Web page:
Another way to incorporate empathy in security training and reinforce its impact is to involve people outside of the security and compliance organizations in planning, presenting and talking to agents. At SYKES, we strive to make security and compliance a team sport, one that is owned by all parties. When having frank discussions on the gravitas of compliance, who better to reach employees than their own colleagues and direct leaders? Promoted as a best practice by the National Cyber Security Alliance, communication from “within the ranks” is generally more persuasive and effective than when it comes from experts on a Security team. You can learn more about our “team sport” approach to security in another recent article I wrote.

3. Build a culture of compliance and ethics.

In customer-focused organizations, ethics and compliance go hand-in-hand. When all is said and done, it comes down to protecting customer information and privacy because it’s the right thing to do. When you build a culture around doing the right thing, you avoid unintentionally narrowing your focus to specific compliance requirements — which can foster a checklist mentality, leading to greater long-term vulnerability and higher implementation costs. This means looking beyond the letter of the law to understand the intent (or spirit) of the law. If you’re only looking at a compliance checklist, you miss the opportunity to more broadly reap the benefits of those requirements across your enterprise. There’s a reason regulatory bodies exist, and the more we recognize the intent — that they’re trying to protect and implement best practices across the board — the better chance we have to save the company time, effort and money in the future.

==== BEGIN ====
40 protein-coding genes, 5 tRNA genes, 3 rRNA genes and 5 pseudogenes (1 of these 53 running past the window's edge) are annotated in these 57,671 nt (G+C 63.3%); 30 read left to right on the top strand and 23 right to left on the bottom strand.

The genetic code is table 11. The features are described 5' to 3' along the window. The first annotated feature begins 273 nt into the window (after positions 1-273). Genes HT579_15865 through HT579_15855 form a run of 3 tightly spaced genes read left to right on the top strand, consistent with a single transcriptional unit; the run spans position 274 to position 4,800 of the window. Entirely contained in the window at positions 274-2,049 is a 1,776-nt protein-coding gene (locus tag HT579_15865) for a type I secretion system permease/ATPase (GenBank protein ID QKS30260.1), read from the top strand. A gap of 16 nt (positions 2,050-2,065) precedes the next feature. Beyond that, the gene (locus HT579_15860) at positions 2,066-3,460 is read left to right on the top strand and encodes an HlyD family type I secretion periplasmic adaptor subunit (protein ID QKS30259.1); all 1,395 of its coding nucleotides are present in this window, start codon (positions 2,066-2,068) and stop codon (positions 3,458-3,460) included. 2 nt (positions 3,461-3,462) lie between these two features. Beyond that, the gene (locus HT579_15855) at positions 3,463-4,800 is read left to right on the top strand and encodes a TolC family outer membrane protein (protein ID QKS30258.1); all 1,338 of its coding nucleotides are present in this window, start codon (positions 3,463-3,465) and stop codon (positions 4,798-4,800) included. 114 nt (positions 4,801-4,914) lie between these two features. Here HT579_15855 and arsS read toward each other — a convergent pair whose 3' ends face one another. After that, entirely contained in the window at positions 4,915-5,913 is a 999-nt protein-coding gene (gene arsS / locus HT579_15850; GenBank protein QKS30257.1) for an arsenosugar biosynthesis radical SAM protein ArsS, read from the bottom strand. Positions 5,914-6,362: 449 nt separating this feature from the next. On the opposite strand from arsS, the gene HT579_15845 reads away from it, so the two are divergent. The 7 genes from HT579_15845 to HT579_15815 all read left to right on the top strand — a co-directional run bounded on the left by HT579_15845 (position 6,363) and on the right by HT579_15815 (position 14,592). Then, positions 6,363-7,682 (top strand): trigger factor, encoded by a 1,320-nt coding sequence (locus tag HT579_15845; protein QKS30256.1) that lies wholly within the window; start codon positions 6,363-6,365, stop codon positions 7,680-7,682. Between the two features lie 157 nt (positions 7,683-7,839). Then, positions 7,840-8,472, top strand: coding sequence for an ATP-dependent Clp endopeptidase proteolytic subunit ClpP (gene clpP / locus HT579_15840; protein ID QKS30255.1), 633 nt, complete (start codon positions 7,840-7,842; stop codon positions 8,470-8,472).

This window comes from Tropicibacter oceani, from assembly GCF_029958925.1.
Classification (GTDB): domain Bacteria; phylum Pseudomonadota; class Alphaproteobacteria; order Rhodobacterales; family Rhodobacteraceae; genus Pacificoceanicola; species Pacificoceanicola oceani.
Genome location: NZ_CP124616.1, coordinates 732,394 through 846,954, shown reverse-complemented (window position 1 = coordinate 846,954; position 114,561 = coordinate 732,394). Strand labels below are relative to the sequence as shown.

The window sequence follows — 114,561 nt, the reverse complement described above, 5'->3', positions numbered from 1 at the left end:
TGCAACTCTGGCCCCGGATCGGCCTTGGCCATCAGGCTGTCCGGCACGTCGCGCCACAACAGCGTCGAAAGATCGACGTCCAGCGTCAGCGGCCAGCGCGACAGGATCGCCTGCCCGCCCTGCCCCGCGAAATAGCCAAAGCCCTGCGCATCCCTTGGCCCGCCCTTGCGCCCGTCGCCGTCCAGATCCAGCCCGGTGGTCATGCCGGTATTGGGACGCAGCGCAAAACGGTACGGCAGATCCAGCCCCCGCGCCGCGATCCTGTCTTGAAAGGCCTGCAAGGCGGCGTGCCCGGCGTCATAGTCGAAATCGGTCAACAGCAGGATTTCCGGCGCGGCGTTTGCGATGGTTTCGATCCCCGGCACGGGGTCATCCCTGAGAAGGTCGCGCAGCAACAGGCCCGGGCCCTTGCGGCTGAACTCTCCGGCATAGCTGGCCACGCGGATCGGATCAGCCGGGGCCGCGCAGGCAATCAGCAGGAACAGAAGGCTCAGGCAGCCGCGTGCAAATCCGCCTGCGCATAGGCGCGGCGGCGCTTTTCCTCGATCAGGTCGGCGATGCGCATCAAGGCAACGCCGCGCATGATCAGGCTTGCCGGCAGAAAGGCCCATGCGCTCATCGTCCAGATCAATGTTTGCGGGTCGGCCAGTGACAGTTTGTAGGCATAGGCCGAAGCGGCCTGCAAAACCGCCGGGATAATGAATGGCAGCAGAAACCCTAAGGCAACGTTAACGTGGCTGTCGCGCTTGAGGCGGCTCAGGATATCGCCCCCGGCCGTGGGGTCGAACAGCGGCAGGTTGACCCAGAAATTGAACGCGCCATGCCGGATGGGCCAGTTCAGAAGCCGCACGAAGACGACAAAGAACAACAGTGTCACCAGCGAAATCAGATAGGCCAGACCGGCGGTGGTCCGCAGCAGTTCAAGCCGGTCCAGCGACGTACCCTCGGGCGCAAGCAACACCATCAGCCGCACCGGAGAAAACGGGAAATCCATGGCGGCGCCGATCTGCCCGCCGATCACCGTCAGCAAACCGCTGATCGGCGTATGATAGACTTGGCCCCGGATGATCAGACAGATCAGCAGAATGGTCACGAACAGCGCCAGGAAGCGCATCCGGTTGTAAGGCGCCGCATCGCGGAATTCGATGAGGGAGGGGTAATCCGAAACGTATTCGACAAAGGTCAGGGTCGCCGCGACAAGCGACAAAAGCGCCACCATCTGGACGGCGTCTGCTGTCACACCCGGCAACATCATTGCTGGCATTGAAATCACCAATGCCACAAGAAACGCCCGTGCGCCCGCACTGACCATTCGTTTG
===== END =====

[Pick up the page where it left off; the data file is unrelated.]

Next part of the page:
By building a culture and mindset focused on the spirit of compliance and protection throughout the enterprise, you make it everyone’s responsibility to prevent breaches and fraud, not just that of the Compliance or Security departments. Nothing makes me happier than to hear about people in our Operational departments raising questions about data privacy or holding team meetings to talk about the latest threats. That means they understand what they’re doing, are challenging whether something is compliant or not and recognizing how they can make a difference.

Most important, making security and compliance part of the culture and normal day-to-day communications carries through to people’s behaviors in each customer interaction, not just during Fraud Awareness Week or Data Privacy Day. While these events certainly help renew focus and get people’s attention, you need to build a line of defense that’s part of your everyday walk-and-talk: 24 hours a day, seven days a week, 365 days a year.